Too much detail. Abstracts that are too long often have unnecessary details. The abstract is not the place for detailed explanations of methodology or for details about the context of your research problem because you simply do not have the space to present anything but the main points of your research.
Too short. Shorter is not necessarily better. If your word limit is 200 but you only write 95 words, you probably have not written in sufficient detail. You should review your abstract and see where you could usefully give more explanation - remember that in many cases readers decide whether to read the rest of your research from looking at the abstract. Many writers do not give sufficient information about their findings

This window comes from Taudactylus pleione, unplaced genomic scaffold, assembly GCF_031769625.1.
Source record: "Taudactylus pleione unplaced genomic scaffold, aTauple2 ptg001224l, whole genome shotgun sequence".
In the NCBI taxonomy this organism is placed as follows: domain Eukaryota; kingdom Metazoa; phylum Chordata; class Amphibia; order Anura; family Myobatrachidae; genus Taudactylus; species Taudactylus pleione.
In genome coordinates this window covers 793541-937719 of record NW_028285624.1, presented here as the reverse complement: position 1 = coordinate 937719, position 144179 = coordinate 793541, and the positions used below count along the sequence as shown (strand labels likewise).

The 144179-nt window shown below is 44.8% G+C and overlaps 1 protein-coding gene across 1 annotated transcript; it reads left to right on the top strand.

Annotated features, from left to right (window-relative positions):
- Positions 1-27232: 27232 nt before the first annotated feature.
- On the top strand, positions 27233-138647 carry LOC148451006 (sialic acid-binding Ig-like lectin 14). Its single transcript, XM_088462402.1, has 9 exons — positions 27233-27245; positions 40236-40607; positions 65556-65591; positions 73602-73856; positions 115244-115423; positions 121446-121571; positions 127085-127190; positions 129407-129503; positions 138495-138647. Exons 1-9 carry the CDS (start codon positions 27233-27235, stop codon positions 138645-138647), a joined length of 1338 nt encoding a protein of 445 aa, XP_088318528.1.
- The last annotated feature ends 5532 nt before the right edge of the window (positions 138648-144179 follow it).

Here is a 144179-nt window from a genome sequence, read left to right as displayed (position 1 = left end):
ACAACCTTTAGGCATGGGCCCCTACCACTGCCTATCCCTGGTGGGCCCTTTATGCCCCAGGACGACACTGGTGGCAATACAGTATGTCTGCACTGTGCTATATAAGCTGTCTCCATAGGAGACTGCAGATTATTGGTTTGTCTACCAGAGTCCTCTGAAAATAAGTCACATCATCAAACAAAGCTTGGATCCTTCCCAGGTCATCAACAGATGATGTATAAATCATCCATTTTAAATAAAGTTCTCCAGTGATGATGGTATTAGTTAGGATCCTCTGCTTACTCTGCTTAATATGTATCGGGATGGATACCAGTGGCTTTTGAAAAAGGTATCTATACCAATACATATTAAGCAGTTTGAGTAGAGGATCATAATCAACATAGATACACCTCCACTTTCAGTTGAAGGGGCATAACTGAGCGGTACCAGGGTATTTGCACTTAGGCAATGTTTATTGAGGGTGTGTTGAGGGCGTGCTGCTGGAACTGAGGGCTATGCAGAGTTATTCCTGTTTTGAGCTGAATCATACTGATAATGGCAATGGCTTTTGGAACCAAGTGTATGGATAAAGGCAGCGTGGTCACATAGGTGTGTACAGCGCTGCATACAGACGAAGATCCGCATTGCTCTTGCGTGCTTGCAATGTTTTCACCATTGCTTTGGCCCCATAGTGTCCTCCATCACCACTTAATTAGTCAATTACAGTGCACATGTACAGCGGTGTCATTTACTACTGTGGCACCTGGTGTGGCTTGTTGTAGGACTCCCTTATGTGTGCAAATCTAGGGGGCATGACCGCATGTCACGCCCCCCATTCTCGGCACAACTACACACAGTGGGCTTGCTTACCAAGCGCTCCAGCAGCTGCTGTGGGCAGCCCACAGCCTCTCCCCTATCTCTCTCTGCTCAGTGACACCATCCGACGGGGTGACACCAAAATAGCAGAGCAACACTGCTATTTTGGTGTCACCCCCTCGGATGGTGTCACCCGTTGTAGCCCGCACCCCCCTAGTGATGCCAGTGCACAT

Failure to include important information. You need to be careful to cover the points listed above. Often people do not cover all of them because they spend too long explaining, for example, the methodology and then do not have enough space to present their conclusion.
ABSTRACTS AND INTRODUCTIONS COMPARED
At first glance, it might seem that the introduction and the abstract are very similar because they both present the research problem and objectives as well as briefly reviewing methodology, main findings and main conclusions. However, there are important differences between the two:
Should be short, but does not have a word limit;
Main purpose is to introduce the research by presenting its context or background. Introductions usually go from general to specific, introducing the research problem and how it will be investigated). For more detail see Introductions.
Has a maximum word limit;
Is a summary of the whole research;